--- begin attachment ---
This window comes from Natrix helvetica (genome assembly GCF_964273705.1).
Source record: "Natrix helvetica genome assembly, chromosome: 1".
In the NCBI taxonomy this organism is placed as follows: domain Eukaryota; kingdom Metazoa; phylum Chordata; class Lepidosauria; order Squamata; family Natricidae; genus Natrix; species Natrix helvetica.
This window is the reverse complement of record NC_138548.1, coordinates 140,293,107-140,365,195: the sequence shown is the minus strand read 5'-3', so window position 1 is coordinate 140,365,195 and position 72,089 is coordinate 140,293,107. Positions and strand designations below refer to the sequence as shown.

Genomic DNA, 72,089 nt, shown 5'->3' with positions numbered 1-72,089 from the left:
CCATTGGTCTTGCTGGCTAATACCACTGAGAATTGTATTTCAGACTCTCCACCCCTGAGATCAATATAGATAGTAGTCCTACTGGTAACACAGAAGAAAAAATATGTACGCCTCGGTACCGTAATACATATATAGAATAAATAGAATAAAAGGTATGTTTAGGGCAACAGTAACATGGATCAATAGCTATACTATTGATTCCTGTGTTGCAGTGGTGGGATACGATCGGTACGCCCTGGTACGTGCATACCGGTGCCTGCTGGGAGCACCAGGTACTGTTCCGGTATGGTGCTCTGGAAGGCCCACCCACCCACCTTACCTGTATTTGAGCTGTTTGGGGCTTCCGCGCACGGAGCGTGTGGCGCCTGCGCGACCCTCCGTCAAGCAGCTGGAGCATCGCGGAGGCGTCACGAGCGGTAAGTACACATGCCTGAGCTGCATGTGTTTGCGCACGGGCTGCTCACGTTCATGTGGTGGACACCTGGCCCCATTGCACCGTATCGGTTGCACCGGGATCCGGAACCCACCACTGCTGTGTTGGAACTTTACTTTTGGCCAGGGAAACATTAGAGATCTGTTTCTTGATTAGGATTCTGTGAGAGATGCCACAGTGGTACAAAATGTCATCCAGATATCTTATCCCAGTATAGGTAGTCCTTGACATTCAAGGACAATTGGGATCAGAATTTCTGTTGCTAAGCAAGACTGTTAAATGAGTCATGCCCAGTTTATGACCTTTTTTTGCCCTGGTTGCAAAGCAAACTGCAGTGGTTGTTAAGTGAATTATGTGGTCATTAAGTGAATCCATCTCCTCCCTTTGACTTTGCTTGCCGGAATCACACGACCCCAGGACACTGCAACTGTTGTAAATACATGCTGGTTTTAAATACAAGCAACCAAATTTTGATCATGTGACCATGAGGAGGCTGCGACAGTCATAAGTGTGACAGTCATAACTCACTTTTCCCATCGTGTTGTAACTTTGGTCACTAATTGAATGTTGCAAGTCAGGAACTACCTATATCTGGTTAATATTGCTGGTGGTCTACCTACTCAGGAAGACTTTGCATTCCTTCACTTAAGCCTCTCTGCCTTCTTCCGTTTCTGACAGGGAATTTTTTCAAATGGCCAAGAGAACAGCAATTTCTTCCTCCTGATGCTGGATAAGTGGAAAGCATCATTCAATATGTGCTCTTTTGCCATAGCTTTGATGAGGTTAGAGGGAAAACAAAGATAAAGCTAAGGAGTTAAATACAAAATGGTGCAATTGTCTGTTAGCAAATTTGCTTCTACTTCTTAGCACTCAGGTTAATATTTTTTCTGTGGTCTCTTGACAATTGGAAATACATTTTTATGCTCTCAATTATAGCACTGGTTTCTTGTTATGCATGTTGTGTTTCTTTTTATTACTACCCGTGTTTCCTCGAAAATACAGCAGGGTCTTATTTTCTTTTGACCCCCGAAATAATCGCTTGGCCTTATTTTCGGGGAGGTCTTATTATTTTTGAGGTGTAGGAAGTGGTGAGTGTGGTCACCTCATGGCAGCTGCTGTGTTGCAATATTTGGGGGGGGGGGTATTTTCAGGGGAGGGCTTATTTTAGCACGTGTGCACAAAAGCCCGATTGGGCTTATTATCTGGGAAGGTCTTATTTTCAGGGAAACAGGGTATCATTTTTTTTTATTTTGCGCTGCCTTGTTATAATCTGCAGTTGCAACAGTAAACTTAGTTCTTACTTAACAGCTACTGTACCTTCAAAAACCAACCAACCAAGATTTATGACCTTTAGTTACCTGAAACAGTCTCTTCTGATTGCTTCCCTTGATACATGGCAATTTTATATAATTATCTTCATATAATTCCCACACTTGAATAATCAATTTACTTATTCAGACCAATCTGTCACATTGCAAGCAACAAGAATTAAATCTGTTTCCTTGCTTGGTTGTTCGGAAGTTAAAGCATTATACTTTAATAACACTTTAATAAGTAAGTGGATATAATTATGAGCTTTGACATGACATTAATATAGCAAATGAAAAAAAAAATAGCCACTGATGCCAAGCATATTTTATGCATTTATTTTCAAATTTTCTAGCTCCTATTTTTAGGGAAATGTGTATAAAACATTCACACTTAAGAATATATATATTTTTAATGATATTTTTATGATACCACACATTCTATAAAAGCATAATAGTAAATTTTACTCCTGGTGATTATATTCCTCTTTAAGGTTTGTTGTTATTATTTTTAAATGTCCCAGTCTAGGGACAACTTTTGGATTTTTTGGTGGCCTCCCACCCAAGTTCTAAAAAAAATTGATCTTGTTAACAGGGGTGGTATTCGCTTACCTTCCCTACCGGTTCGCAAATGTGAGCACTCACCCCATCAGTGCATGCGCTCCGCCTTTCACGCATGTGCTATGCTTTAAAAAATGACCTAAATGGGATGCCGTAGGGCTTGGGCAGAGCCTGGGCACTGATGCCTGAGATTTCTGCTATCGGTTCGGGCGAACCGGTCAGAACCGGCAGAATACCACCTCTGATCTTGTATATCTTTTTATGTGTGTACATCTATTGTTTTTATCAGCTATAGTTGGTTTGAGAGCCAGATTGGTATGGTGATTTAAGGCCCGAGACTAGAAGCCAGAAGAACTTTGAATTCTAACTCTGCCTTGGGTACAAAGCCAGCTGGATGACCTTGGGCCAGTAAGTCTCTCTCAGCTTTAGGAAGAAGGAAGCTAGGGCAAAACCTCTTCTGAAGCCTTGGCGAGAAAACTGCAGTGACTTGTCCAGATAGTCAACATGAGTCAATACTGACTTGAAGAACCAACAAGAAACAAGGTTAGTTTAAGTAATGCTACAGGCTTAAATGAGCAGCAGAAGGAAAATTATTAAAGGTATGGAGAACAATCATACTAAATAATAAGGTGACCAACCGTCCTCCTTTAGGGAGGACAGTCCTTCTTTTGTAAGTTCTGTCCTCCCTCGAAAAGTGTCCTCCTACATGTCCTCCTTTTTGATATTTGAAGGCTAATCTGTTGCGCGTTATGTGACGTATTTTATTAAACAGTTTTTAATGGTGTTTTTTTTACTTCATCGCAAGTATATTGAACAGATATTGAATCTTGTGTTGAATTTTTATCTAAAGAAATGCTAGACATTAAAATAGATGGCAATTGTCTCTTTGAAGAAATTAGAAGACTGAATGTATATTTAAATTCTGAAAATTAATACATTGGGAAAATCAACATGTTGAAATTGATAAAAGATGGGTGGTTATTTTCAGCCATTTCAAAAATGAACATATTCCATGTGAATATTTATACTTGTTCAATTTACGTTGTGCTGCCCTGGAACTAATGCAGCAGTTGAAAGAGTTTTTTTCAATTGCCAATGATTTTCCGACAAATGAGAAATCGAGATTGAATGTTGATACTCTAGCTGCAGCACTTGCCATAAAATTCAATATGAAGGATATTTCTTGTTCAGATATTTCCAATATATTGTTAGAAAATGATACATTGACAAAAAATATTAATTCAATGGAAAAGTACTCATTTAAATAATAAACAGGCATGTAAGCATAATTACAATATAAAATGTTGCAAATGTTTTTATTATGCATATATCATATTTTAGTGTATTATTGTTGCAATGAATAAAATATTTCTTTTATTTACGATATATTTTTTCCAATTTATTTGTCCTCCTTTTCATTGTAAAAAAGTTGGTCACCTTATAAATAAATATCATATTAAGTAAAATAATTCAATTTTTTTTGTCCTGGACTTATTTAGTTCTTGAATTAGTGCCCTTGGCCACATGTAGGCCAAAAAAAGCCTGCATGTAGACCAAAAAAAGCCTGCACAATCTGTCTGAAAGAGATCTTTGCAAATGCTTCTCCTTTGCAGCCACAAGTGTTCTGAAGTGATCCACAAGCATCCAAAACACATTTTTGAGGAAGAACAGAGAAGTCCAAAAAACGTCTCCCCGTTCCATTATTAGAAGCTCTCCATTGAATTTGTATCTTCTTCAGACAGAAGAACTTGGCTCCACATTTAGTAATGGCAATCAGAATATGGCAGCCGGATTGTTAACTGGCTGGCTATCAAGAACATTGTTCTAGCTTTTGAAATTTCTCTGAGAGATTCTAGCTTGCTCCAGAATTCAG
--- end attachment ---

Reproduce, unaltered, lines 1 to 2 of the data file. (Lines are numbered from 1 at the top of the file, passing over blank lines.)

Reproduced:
This window comes from Natrix helvetica (genome assembly GCF_964273705.1).
Source record: "Natrix helvetica genome assembly, chromosome: 1".